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Employment-based Reinforcement to Motivate Drug Abstinence in the Treatment of Drug Addiction. - 2

This study has been completed.
Information provided by (Responsible Party):
Kenneth Silverman, Johns Hopkins University Identifier:
First received: November 3, 2005
Last updated: March 8, 2017
Last verified: March 2017
The purpose of this study is to determine whether long-term exposure to the Therapeutic Workplace intervention could sustain drug abstinence over an extended period of time in heroin- and cocaine-dependent, unemployed, treatment-resistant young mothers.

Condition Intervention
Behavior, Addictive Cocaine Abuse Cocaine Dependence Heroin Dependence Opioid Dependence Behavioral: Contingency management

Study Type: Interventional
Study Design: Allocation: Randomized
Intervention Model: Parallel Assignment
Masking: None (Open Label)
Primary Purpose: Treatment
Official Title: A Therapeutic Workplace for Drug Abusers

Further study details as provided by Kenneth Silverman, Johns Hopkins University:

Primary Outcome Measures:
  • Percentage of urine samples at the assessments that were negative for cocaine, opiates, and opiates and cocaine [ Time Frame: every 30 days throughout fourth year ]

Secondary Outcome Measures:
  • HIV risk behaviors [ Time Frame: every 30 days throughout fourth year ]
  • Percentage of participants employed each month [ Time Frame: every 30 days throughout fourth year ]
  • Number of days employed each month [ Time Frame: every 30 days throughout fourth year ]
  • Percentage of participants to self-report abstinence at all time points [ Time Frame: every 30 days throughout fourth year ]

Enrollment: 40
Study Start Date: October 1996
Study Completion Date: January 2006
Primary Completion Date: January 2006 (Final data collection date for primary outcome measure)
Arms Assigned Interventions
Experimental: Therapeutic Workplace
Contingency management. Invited to work in the Therapeutic Workplace. Completed monthly assessments.
Behavioral: Contingency management
Invited to attend the Therapeutic Workplace 3 hr per day, Monday through Friday. Each day when a participant reported to the workplace, she was required to provide a urine sample. If the sample tested negative for opiates and cocaine, she was allowed to work that day. Participants who gained entrance to the workplace participated in basic skills education and job skills training throughout each 3-hr work shift.
No Intervention: Usual Care Control Group
No intervention. Not invited to work int the Therapeutic Workplace. Completed monthly assessments.

Detailed Description:
The current study is a continuation of the research into the development and evaluation of a novel treatment designed to address the chronic, persistent nature of drug addiction. This treatment, called the Therapeutic Workplace, integrates abstinence reinforcement contingencies of proven efficacy into a model supported work program. Participants were paid to work or to train in the Therapeutic Workplace but had to provide drug-free urine samples to gain daily access. Forty participants were randomly assigned to a Therapeutic Workplace or usual care control group. Therapeutic Workplace participants could work for about 5 years. This study reports the effects of the intervention over a follow-up period of 8 years after treatment initiation.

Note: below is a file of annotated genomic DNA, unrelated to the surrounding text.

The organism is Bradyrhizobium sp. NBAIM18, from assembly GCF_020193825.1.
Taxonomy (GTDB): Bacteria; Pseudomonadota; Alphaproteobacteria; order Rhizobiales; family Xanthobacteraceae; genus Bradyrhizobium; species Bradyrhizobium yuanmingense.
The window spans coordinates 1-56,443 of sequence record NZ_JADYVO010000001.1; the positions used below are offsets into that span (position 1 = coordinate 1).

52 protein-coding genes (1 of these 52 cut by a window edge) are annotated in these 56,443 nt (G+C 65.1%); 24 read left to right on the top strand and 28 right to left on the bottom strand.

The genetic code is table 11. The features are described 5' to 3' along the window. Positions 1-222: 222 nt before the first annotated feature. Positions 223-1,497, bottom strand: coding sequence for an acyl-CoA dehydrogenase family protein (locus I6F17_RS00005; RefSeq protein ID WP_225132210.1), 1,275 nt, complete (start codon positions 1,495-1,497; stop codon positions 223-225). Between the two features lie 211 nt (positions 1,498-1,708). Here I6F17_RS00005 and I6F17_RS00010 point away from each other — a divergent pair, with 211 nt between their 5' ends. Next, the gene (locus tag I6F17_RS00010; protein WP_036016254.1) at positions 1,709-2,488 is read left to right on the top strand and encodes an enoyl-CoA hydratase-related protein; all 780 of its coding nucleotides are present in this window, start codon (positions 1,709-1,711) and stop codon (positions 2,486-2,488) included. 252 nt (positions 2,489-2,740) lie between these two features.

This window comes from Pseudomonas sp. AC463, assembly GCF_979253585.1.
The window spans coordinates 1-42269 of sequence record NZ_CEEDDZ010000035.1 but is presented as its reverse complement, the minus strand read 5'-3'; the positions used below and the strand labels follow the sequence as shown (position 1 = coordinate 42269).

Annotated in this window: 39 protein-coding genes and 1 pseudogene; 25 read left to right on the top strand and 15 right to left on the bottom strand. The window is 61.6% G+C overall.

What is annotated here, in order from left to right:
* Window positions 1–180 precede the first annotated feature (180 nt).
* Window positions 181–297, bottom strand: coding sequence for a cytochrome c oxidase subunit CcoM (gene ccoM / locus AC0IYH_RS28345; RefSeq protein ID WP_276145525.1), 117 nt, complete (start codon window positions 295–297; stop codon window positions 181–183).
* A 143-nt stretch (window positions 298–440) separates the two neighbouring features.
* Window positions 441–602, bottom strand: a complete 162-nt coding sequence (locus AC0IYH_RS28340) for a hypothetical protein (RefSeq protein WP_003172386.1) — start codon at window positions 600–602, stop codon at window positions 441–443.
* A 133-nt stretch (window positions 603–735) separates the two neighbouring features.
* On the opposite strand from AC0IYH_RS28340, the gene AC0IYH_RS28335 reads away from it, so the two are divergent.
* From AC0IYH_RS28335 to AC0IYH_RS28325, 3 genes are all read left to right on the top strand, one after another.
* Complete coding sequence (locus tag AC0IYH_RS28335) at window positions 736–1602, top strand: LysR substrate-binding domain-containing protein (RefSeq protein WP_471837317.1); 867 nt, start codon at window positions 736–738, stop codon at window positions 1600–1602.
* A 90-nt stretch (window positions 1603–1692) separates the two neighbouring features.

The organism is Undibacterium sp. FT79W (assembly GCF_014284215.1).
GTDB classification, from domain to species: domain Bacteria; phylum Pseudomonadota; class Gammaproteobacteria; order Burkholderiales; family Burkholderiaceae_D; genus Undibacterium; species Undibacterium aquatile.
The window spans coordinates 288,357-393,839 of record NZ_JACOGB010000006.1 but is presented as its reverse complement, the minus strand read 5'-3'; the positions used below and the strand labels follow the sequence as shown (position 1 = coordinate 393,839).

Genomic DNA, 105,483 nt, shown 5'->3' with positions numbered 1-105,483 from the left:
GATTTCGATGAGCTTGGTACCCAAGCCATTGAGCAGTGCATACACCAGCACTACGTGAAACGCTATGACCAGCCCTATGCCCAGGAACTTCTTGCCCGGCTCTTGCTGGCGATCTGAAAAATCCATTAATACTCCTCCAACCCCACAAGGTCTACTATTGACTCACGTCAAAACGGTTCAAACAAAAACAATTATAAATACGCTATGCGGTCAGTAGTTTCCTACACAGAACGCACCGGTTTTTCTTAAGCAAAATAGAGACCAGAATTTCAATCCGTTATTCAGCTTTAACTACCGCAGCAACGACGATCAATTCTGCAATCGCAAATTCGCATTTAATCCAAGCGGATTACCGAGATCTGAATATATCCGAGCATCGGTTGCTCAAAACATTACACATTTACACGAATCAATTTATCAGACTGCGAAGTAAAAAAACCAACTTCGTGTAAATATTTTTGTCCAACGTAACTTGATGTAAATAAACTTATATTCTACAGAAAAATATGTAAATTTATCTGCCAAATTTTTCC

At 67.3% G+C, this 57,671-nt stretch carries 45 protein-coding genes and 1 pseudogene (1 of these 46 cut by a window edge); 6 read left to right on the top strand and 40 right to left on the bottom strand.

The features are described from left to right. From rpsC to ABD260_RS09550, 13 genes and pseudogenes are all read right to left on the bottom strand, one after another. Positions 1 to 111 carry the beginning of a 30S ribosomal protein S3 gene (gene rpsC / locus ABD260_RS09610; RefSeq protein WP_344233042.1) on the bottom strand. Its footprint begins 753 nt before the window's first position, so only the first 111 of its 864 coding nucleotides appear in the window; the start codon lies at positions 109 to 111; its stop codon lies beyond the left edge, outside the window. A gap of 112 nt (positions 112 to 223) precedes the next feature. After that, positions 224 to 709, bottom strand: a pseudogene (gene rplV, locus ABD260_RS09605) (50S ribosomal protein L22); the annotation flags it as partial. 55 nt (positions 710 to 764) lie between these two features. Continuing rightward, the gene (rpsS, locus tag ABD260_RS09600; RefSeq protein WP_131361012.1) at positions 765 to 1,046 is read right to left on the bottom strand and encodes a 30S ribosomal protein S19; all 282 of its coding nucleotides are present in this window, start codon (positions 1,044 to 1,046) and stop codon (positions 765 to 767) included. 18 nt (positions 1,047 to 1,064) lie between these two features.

Ages Eligible for Study:   18 Years to 50 Years   (Adult)
Sexes Eligible for Study:   Female
Accepts Healthy Volunteers:   No

Inclusion Criteria:

  • When originally enrolled in the study, participants were at least 18 years old, unemployed, and methadone maintenance patients of the Center for Addiction and Pregnancy (CAP) who continued to use opiates or cocaine during CAP treatment.

Exclusion Criteria:

  • Participants were excluded if they were at risk for suicide at the time of intake or if they had serious psychiatric illness (e.g., schizophrenia).
  Contacts and Locations
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Please refer to this study by its identifier: NCT00249457

United States, Maryland
The Center for Learning and Health
Baltimore, Maryland, United States, 21224
Sponsors and Collaborators
Johns Hopkins University
Principal Investigator: Kenneth Silverman, Ph.D. Johns Hopkins University
  More Information

Responsible Party: Kenneth Silverman, Ph.D, Johns Hopkins University Identifier: NCT00249457     History of Changes
Other Study ID Numbers: NIDA-13107-2
Study First Received: November 3, 2005
Last Updated: March 8, 2017
Individual Participant Data (IPD) Sharing Statement:
Plan to Share IPD: No
Plan Description: The data for this study have been published in a peer-reviewed journal.

Keywords provided by Kenneth Silverman, Johns Hopkins University:
Behavior Therapy
Cocaine Abuse
Cocaine Dependence
Contingency Management
Heroin Dependence
Opioid Dependence

Additional relevant MeSH terms:
Cocaine-Related Disorders
Heroin Dependence
Behavior, Addictive
Substance-Related Disorders
Chemically-Induced Disorders
Mental Disorders
Opioid-Related Disorders
Compulsive Behavior
Impulsive Behavior
Anesthetics, Local
Central Nervous System Depressants
Physiological Effects of Drugs
Sensory System Agents
Peripheral Nervous System Agents
Vasoconstrictor Agents
Dopamine Uptake Inhibitors
Neurotransmitter Uptake Inhibitors
Membrane Transport Modulators
Molecular Mechanisms of Pharmacological Action
Dopamine Agents
Neurotransmitter Agents processed this record on September 21, 2017